Although there are a number of competing demands on scientifically useful senses of randomness that have been considered (cf. [6,8]), not all of these senses and demands are capable of being related to Schwinger's reconstruction of quantum mechanics; the notion of randomness used here, in particular, must at least imply the uniformity of the distribution of quantum measurement outcomes he requires, discussed below. However, randomness has been considered by some genuinely to arise in applications that are statistically uniform only in the limit of an infinite number of steps of a deterministic procedure because, for any realistic data collector (i.e. one with a finite dataset), only then would this data appear to be produced by a uniform distribution [9]. Moreover, it has been argued that the notion of randomness as an objective notion of probability of a uniform nature fails to capture entirely the absence of patterns in data. Such patterns might, alternatively, be captured by the so-called algorithmic randomness. This sense of randomness provides a probabilistic guarantee of such an absence of patterns, since almost all sequences are (computationally, Martin-Löf) random, yet is unable to guarantee absolutely the non-presence of computable patterns.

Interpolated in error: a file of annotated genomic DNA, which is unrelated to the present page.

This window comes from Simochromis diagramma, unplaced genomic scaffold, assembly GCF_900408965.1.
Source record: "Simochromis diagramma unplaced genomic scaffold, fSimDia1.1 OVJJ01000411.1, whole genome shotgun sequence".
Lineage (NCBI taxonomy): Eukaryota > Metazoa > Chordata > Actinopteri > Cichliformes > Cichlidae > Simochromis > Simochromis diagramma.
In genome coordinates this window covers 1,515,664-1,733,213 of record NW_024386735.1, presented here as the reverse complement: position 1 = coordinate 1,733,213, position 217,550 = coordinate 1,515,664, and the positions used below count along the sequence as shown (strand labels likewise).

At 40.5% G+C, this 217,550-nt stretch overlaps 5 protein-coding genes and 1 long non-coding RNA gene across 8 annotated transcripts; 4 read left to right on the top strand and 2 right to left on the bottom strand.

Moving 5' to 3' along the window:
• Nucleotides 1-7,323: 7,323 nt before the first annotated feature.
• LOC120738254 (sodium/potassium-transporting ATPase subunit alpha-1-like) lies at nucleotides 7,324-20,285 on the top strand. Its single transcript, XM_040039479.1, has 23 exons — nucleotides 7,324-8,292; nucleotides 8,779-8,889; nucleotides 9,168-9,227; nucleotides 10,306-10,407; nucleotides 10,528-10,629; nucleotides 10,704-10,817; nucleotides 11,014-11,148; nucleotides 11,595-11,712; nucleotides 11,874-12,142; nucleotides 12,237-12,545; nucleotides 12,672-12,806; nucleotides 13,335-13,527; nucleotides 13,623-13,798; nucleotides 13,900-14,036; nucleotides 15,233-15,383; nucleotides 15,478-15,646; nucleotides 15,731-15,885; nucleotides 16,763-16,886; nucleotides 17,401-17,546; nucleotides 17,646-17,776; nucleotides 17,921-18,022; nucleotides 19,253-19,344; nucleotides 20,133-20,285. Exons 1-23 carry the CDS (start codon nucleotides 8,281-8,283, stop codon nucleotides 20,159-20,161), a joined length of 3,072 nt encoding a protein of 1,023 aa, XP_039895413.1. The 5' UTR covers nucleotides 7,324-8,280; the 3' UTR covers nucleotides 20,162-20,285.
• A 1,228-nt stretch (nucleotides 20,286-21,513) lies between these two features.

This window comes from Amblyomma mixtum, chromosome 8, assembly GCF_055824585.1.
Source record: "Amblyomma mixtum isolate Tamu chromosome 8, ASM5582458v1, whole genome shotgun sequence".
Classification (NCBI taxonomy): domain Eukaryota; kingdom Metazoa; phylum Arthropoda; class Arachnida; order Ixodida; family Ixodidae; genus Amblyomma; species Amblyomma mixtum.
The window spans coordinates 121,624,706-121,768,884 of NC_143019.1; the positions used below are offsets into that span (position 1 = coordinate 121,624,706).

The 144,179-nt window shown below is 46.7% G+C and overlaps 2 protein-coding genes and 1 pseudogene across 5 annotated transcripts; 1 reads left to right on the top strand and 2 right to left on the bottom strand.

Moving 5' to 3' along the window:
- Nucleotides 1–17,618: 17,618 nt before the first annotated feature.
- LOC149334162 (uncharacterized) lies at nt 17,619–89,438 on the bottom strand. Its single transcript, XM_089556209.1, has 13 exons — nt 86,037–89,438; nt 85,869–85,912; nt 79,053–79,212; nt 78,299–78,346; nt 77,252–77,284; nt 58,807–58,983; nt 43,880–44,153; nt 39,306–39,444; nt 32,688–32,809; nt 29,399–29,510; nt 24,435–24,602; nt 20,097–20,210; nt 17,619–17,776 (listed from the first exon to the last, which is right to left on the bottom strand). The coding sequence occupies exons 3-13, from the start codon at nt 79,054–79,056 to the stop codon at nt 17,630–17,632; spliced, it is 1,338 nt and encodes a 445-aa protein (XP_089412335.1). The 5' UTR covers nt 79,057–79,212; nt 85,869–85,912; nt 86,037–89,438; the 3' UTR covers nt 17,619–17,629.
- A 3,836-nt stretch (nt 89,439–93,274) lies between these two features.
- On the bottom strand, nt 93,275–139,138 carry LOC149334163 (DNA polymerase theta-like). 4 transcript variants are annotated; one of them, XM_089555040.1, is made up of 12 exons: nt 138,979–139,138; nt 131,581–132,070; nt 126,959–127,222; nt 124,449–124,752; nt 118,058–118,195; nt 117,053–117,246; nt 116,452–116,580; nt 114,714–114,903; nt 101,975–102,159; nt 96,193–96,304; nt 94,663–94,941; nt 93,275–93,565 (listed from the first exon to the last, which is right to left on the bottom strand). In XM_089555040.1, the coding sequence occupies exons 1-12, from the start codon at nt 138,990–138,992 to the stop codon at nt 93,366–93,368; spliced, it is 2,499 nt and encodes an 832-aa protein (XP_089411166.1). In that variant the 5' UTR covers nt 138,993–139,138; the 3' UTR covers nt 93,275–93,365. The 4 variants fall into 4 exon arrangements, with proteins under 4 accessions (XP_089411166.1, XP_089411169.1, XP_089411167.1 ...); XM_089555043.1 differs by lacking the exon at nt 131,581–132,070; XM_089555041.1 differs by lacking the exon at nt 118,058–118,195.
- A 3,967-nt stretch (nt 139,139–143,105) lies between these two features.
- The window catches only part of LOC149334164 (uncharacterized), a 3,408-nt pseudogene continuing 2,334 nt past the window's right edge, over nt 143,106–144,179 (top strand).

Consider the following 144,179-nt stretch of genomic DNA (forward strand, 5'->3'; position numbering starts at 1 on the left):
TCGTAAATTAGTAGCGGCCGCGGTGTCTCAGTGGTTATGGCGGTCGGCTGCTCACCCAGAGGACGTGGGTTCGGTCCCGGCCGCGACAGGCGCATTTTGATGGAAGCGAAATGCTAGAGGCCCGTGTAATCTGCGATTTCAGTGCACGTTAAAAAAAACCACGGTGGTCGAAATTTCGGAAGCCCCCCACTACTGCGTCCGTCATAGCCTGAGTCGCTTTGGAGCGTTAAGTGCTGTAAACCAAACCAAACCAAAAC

Specifically, algorithmic randomness has been considered to be characterized by an absence of patterns and defined (in algorithmic information theory) via the property of the incompressibility of finite strings of symbols, and the latter suffers first from the fact that the complexity of any string is only fixed up to a constant which depends on the universal Turing machine considered. In order to develop a more rigorous notion of algorithmic randomness, it would thus appear necessary to consider the limit case of infinite sequences of bits. One then finds that there are no maximally random sequences (cf. [10]). Thus, it would appear that the non-existence of maximally random sequences demonstrates that quantum (or any other form of) randomness cannot serve as an ‘absolute’ or ‘true’ sort of randomness [11]. The best one can achieve in this way, given its failure to identify an absolute sense of randomness, is to consider a series of increasingly strong senses of randomness. Moreover, classical systems may involve intrinsic unpredictability (even if necessarily essentially epistemic) due to sensitivity of behaviour on initial conditions. In the current context, particular care should be taken in regard to this point because measurement involves more than a single atomic system—at a minimum, measurement involves two systems, one of which might and often is considered describable by classical mechanics. However, when one recognizes that algorithmic randomness focuses on the randomness of *output* of a process, which in Schwinger's construction is irreducible within quantum mechanics, it appears inapplicable in our context here.